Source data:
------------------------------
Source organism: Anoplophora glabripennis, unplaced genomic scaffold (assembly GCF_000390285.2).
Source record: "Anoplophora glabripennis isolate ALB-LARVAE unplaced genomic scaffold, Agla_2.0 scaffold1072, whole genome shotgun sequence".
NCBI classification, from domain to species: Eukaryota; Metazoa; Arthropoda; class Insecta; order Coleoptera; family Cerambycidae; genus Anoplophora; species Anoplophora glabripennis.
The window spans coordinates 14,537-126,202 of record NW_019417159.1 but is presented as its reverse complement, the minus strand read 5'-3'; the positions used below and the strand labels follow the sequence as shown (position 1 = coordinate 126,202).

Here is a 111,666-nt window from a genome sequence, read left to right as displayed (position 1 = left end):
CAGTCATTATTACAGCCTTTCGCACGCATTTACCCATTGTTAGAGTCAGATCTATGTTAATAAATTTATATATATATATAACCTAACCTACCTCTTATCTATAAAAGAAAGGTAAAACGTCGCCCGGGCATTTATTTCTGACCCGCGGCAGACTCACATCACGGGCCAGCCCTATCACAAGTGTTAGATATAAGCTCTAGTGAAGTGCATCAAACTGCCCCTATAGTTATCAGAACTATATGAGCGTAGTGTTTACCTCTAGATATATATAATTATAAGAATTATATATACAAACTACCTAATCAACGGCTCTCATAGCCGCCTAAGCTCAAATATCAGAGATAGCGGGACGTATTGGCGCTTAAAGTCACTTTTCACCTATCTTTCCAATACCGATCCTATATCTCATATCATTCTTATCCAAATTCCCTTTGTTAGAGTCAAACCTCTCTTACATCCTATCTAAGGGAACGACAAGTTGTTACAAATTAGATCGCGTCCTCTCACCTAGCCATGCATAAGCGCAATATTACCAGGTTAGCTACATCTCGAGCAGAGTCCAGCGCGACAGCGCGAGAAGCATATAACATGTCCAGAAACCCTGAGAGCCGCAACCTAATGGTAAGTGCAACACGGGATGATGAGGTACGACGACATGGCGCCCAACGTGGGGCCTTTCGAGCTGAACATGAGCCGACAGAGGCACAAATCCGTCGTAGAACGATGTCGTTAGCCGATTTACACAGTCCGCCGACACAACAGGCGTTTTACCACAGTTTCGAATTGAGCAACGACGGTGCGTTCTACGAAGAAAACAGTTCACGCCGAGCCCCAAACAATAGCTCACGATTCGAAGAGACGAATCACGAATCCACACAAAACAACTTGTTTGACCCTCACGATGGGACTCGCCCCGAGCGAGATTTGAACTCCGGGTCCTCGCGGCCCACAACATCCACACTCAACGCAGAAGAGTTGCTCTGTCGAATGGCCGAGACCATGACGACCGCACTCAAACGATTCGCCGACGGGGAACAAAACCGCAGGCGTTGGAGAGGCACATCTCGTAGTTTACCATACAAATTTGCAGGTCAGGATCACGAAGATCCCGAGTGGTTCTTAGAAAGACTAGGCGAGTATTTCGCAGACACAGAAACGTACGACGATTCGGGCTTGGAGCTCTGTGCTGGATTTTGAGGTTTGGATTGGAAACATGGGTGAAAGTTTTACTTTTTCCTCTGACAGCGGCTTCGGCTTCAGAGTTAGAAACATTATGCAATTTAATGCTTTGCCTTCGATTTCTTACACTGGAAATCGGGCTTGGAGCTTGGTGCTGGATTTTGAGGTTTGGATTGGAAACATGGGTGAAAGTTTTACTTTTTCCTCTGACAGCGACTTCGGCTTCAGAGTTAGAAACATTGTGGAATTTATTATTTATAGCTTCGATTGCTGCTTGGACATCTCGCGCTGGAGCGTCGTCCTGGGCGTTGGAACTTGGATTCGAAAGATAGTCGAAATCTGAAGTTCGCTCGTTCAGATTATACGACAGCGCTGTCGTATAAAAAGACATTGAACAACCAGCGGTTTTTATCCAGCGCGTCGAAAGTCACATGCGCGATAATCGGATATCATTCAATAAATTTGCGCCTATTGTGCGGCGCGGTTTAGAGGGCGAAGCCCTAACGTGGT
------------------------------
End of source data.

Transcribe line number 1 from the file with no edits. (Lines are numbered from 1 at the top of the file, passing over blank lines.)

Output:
Source organism: Anoplophora glabripennis, unplaced genomic scaffold (assembly GCF_000390285.2).